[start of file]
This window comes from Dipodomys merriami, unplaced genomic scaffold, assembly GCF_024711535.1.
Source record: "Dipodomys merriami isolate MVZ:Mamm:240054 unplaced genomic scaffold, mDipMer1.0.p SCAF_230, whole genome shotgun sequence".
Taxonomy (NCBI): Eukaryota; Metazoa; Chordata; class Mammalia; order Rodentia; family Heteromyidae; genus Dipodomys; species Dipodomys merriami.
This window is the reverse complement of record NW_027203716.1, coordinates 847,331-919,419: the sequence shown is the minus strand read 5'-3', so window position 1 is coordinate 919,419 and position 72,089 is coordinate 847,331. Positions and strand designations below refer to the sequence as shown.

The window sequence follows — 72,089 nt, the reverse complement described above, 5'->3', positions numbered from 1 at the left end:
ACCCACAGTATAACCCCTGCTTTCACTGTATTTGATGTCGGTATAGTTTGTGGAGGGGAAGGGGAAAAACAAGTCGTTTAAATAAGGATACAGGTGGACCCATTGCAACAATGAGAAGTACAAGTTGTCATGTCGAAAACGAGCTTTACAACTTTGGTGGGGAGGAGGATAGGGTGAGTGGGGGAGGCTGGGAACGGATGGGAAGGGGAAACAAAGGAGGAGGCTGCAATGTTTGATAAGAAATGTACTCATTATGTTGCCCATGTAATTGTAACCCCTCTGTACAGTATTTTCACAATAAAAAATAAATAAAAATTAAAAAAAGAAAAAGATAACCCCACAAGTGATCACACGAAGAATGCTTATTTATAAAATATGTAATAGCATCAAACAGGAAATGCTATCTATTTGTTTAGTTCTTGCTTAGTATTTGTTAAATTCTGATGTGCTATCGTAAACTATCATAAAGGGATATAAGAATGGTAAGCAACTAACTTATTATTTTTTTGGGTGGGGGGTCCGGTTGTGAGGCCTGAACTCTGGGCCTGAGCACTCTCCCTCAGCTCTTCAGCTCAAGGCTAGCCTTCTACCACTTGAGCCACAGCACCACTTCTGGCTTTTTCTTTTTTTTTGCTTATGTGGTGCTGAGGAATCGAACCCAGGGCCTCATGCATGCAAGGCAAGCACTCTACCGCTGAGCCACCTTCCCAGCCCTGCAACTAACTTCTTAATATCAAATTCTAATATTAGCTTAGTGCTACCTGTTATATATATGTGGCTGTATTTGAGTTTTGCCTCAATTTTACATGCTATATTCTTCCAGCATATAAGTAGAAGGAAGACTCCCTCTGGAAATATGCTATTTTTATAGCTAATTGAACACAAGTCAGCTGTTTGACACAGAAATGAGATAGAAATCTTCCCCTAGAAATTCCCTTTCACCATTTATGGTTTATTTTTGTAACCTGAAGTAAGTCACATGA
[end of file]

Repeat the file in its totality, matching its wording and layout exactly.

This window comes from Dipodomys merriami, unplaced genomic scaffold, assembly GCF_024711535.1.
Source record: "Dipodomys merriami isolate MVZ:Mamm:240054 unplaced genomic scaffold, mDipMer1.0.p SCAF_230, whole genome shotgun sequence".
Taxonomy (NCBI): Eukaryota; Metazoa; Chordata; class Mammalia; order Rodentia; family Heteromyidae; genus Dipodomys; species Dipodomys merriami.
This window is the reverse complement of record NW_027203716.1, coordinates 847,331-919,419: the sequence shown is the minus strand read 5'-3', so window position 1 is coordinate 919,419 and position 72,089 is coordinate 847,331. Positions and strand designations below refer to the sequence as shown.

The window sequence follows — 72,089 nt, the reverse complement described above, 5'->3', positions numbered from 1 at the left end:
ACCCACAGTATAACCCCTGCTTTCACTGTATTTGATGTCGGTATAGTTTGTGGAGGGGAAGGGGAAAAACAAGTCGTTTAAATAAGGATACAGGTGGACCCATTGCAACAATGAGAAGTACAAGTTGTCATGTCGAAAACGAGCTTTACAACTTTGGTGGGGAGGAGGATAGGGTGAGTGGGGGAGGCTGGGAACGGATGGGAAGGGGAAACAAAGGAGGAGGCTGCAATGTTTGATAAGAAATGTACTCATTATGTTGCCCATGTAATTGTAACCCCTCTGTACAGTATTTTCACAATAAAAAATAAATAAAAATTAAAAAAAGAAAAAGATAACCCCACAAGTGATCACACGAAGAATGCTTATTTATAAAATATGTAATAGCATCAAACAGGAAATGCTATCTATTTGTTTAGTTCTTGCTTAGTATTTGTTAAATTCTGATGTGCTATCGTAAACTATCATAAAGGGATATAAGAATGGTAAGCAACTAACTTATTATTTTTTTGGGTGGGGGGTCCGGTTGTGAGGCCTGAACTCTGGGCCTGAGCACTCTCCCTCAGCTCTTCAGCTCAAGGCTAGCCTTCTACCACTTGAGCCACAGCACCACTTCTGGCTTTTTCTTTTTTTTTGCTTATGTGGTGCTGAGGAATCGAACCCAGGGCCTCATGCATGCAAGGCAAGCACTCTACCGCTGAGCCACCTTCCCAGCCCTGCAACTAACTTCTTAATATCAAATTCTAATATTAGCTTAGTGCTACCTGTTATATATATGTGGCTGTATTTGAGTTTTGCCTCAATTTTACATGCTATATTCTTCCAGCATATAAGTAGAAGGAAGACTCCCTCTGGAAATATGCTATTTTTATAGCTAATTGAACACAAGTCAGCTGTTTGACACAGAAATGAGATAGAAATCTTCCCCTAGAAATTCCCTTTCACCATTTATGGTTTATTTTTGTAACCTGAAGTAAGTCACATGA